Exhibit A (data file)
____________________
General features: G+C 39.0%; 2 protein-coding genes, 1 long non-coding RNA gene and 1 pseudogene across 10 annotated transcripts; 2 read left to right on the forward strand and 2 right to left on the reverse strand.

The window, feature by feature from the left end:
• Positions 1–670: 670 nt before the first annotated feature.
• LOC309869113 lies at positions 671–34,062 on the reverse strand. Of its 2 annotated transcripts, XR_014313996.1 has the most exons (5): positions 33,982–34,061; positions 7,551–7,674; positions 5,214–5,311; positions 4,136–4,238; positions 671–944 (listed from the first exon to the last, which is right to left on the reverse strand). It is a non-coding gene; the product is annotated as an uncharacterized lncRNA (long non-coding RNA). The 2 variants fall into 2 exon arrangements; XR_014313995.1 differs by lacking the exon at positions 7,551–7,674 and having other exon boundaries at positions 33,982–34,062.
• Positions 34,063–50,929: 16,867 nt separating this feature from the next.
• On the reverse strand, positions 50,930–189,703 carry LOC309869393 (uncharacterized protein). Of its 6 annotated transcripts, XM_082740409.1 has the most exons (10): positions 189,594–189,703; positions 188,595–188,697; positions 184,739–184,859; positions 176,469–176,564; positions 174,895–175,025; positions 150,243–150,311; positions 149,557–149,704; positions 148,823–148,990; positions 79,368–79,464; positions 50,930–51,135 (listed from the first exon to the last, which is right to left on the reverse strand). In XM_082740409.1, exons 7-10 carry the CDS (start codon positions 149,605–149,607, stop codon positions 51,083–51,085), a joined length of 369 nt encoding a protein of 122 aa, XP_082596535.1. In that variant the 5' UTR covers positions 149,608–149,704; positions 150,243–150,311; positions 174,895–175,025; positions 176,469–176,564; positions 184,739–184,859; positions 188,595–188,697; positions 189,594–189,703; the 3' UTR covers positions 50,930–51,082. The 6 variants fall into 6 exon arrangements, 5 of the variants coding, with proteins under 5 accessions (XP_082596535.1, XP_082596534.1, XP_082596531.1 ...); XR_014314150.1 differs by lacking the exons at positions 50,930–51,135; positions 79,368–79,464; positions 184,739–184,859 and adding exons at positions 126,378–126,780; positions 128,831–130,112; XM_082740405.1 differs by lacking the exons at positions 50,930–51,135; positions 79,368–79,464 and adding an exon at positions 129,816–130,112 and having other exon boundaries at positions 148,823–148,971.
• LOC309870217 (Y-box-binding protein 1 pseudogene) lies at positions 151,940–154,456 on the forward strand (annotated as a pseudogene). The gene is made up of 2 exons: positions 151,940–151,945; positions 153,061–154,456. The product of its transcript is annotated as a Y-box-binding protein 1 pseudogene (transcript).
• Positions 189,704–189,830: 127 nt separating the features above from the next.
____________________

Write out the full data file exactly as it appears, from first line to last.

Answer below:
General features: G+C 39.0%; 2 protein-coding genes, 1 long non-coding RNA gene and 1 pseudogene across 10 annotated transcripts; 2 read left to right on the forward strand and 2 right to left on the reverse strand.

The window, feature by feature from the left end:
• Positions 1–670: 670 nt before the first annotated feature.
• LOC309869113 lies at positions 671–34,062 on the reverse strand. Of its 2 annotated transcripts, XR_014313996.1 has the most exons (5): positions 33,982–34,061; positions 7,551–7,674; positions 5,214–5,311; positions 4,136–4,238; positions 671–944 (listed from the first exon to the last, which is right to left on the reverse strand). It is a non-coding gene; the product is annotated as an uncharacterized lncRNA (long non-coding RNA). The 2 variants fall into 2 exon arrangements; XR_014313995.1 differs by lacking the exon at positions 7,551–7,674 and having other exon boundaries at positions 33,982–34,062.
• Positions 34,063–50,929: 16,867 nt separating this feature from the next.
• On the reverse strand, positions 50,930–189,703 carry LOC309869393 (uncharacterized protein). Of its 6 annotated transcripts, XM_082740409.1 has the most exons (10): positions 189,594–189,703; positions 188,595–188,697; positions 184,739–184,859; positions 176,469–176,564; positions 174,895–175,025; positions 150,243–150,311; positions 149,557–149,704; positions 148,823–148,990; positions 79,368–79,464; positions 50,930–51,135 (listed from the first exon to the last, which is right to left on the reverse strand). In XM_082740409.1, exons 7-10 carry the CDS (start codon positions 149,605–149,607, stop codon positions 51,083–51,085), a joined length of 369 nt encoding a protein of 122 aa, XP_082596535.1. In that variant the 5' UTR covers positions 149,608–149,704; positions 150,243–150,311; positions 174,895–175,025; positions 176,469–176,564; positions 184,739–184,859; positions 188,595–188,697; positions 189,594–189,703; the 3' UTR covers positions 50,930–51,082. The 6 variants fall into 6 exon arrangements, 5 of the variants coding, with proteins under 5 accessions (XP_082596535.1, XP_082596534.1, XP_082596531.1 ...); XR_014314150.1 differs by lacking the exons at positions 50,930–51,135; positions 79,368–79,464; positions 184,739–184,859 and adding exons at positions 126,378–126,780; positions 128,831–130,112; XM_082740405.1 differs by lacking the exons at positions 50,930–51,135; positions 79,368–79,464 and adding an exon at positions 129,816–130,112 and having other exon boundaries at positions 148,823–148,971.
• LOC309870217 (Y-box-binding protein 1 pseudogene) lies at positions 151,940–154,456 on the forward strand (annotated as a pseudogene). The gene is made up of 2 exons: positions 151,940–151,945; positions 153,061–154,456. The product of its transcript is annotated as a Y-box-binding protein 1 pseudogene (transcript).
• Positions 189,704–189,830: 127 nt separating the features above from the next.